From Supergirl to The Village: 4 films not worthy of their scores

Music ruined by movies? Yes, sometimes it happens. Listen to this four tracks

SUPERGIRL – Jerry Goldsmith Falling severely short of delivering the same heroic thrills that her Krypton cousin managed in his big-screen debut six years earlier, 1984’s Supergirl was a critical and commercial failure. It’s score by the late, great Jerry Goldsmith, however, is every bit as stirring and iconic as John Williams’ composition for Superman. The theme tune in particular conjures up a soaring sense of wonder and cinematic wish-fulfilment which sadly has to compete against the bland origin tale being played out on screen. Star Trek: The Next Generation TV series salvaged Goldsmith’s glorious theme tune from 1979’s Star Trek: The Motion Picture, so it’s puzzling why the CW Television Network didn’t recycled this score for the opening credits to their current small-screen hit show of Supergirl.



THE VILLAGE – James Newton Howard. James Newton Howard can always be relied on to deliver the good, be it via his partnerships with fellow composer Han Zimmer on Nolan’s Batman trilogy, or his solo work. The prolific composer has maintained a consistently high quality of work with frequent collaborator, director M. Night Shyamalan (particularly with Unbreakable), even when the filmmaker’s own standards began to dramatically slip. His score for 2004’s The Village is a classy piece of work, and the track entitled The Gravel Road, in particular, is an elegant, haunting piece of music which hints at a rich fantasy film rather than the so-so Twilight Zone-lite effort we actually got.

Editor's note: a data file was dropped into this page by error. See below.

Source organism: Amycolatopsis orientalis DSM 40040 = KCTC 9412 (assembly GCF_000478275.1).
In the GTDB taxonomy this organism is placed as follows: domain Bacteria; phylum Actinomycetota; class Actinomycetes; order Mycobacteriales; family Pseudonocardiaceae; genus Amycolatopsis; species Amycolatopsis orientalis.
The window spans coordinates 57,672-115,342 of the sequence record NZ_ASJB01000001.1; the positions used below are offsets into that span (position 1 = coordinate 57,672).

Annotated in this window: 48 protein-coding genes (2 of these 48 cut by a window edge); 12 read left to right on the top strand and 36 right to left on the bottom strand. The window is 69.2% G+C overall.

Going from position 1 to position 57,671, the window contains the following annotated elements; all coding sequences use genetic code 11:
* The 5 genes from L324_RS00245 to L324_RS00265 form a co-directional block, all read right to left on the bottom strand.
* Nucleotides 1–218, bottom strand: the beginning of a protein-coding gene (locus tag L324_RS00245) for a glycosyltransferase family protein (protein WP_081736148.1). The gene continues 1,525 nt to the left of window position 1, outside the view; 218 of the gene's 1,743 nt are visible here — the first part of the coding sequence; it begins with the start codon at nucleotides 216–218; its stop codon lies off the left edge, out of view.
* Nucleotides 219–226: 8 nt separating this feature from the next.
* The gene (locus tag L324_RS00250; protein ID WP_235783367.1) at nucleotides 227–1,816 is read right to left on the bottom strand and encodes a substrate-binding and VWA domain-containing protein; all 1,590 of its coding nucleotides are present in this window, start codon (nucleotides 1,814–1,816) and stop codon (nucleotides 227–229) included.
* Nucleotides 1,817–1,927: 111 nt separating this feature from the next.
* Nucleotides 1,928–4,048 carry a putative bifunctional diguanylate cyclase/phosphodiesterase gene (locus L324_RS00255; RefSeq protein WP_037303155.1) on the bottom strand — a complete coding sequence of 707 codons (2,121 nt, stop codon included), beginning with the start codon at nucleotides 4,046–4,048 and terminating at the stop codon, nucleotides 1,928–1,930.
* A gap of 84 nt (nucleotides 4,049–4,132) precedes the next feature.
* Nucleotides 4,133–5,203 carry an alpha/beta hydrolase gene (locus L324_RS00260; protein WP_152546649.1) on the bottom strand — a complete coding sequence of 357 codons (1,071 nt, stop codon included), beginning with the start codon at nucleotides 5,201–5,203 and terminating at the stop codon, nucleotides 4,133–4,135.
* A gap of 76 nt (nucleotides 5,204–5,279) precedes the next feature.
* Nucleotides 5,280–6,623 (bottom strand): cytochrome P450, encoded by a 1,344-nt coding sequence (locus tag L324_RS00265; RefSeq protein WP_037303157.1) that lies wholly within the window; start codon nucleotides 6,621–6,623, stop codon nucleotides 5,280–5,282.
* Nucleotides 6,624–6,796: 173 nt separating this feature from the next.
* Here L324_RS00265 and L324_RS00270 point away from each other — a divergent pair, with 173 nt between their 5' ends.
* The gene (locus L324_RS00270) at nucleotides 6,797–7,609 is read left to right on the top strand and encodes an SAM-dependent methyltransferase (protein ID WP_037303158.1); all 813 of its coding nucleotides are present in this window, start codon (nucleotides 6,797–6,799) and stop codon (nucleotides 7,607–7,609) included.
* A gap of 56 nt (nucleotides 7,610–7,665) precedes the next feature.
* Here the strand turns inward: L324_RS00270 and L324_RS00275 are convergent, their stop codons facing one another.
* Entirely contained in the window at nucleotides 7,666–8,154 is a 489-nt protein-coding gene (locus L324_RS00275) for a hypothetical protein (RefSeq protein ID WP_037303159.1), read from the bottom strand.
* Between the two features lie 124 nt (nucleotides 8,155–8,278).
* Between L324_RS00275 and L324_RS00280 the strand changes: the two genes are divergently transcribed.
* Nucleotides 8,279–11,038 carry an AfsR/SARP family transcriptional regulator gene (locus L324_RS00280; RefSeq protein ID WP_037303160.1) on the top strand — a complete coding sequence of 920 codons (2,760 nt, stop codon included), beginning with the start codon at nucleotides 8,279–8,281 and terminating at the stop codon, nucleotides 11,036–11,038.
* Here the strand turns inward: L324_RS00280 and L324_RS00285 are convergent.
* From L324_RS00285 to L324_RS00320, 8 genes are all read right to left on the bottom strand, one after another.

BATMAN & ROBIN – Elliot Goldenthal The film which killed off Warner Bros’ most lucrative franchise for nearly a decade has almost zero to offer an audience (Schwarzenegger spewing out horrible ice-based puns, anyone?) with the glowing exception of Elliot Goldenthal’s stunning, operatic score. Hired by director Joel Schmacher after he took over the directorial reins with Batman Forever, Goldenthal’s work in both films is unquestionably up there with Danny Elfman’s brooding offerings in Tim Burton’s previous. Like Supergirl, the music here helps to partially ease what is a painful 100+ minutes to endure.



STARCRASH – John Barry – There’s a few cinematic stinkers which have been enlivened by a score from Bond mainstay and legendary swinging sixties composer, John Barry. Both The Black Hole and Howard the Duck benefited immensely from his impeccable touch, but it’s the terrible 1978 Italian-made, US-produced Star Wars rip-off Starcrash in which his work sits leagues above the film itself. If Barry knew what kind of film has was signing on for (presumably with an accompanying truckload of cash dumped at his feet) he certainly didn’t cut any creative corners. Listening to the spectacular Starcrash Suite outside of the film (embedded below) it’s hard to imagine hearing it underneath such a cheap-looking, shoddily-acted effect.



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